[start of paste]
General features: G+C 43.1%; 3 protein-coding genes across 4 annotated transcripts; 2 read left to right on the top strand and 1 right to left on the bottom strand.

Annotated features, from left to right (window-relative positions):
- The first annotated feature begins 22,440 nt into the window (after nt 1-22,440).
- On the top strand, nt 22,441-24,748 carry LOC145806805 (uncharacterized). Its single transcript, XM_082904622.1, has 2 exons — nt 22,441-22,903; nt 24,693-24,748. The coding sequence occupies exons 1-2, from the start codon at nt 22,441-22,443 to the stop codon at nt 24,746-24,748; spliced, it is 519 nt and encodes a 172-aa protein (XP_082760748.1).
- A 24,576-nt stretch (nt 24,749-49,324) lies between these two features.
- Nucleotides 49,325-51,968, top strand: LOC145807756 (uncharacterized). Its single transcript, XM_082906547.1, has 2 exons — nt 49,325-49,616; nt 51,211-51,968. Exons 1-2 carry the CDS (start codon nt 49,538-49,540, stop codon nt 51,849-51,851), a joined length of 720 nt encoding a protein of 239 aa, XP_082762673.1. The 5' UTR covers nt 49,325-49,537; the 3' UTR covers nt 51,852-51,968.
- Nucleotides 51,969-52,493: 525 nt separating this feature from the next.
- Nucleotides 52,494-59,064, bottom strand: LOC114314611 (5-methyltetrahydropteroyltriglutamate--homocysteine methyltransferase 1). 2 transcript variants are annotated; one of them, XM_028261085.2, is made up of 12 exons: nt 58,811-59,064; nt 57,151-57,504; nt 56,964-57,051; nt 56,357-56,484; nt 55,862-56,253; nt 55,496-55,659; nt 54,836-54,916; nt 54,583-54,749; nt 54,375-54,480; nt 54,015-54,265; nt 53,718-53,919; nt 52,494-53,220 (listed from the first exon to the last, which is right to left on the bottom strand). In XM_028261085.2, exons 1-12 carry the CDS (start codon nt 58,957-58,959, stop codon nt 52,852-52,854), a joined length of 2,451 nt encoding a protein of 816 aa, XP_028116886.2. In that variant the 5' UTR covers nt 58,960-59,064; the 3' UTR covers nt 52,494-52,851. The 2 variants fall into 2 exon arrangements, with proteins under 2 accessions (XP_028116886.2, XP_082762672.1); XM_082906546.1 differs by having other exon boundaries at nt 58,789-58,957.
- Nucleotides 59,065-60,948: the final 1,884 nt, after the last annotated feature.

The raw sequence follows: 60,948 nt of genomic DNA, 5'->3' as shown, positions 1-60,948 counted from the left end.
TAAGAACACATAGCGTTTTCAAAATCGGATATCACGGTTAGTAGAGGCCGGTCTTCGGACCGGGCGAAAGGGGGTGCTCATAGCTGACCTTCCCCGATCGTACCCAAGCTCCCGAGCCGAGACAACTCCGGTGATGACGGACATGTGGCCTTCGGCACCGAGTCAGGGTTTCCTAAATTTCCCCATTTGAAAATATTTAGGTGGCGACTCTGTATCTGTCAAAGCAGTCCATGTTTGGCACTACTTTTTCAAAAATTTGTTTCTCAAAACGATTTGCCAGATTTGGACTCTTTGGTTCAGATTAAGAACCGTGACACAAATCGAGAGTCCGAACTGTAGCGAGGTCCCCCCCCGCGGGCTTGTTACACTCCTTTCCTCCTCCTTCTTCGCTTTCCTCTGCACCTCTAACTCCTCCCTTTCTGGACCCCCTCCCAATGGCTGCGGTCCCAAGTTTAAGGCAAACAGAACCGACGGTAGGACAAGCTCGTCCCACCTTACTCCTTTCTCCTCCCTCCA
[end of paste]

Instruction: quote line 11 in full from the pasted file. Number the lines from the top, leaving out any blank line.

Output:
TAAGAACACATAGCGTTTTCAAAATCGGATATCACGGTTAGTAGAGGCCGGTCTTCGGACCGGGCGAAAGGGGGTGCTCATAGCTGACCTTCCCCGATCGTACCCAAGCTCCCGAGCCGAGACAACTCCGGTGATGACGGACATGTGGCCTTCGGCACCGAGTCAGGGTTTCCTAAATTTCCCCATTTGAAAATATTTAGGTGGCGACTCTGTATCTGTCAAAGCAGTCCATGTTTGGCACTACTTTTTCAAAAATTTGTTTCTCAAAACGATTTGCCAGATTTGGACTCTTTGGTTCAGATTAAGAACCGTGACACAAATCGAGAGTCCGAACTGTAGCGAGGTCCCCCCCCGCGGGCTTGTTACACTCCTTTCCTCCTCCTTCTTCGCTTTCCTCTGCACCTCTAACTCCTCCCTTTCTGGACCCCCTCCCAATGGCTGCGGTCCCAAGTTTAAGGCAAACAGAACCGACGGTAGGACAAGCTCGTCCCACCTTACTCCTTTCTCCTCCCTCCA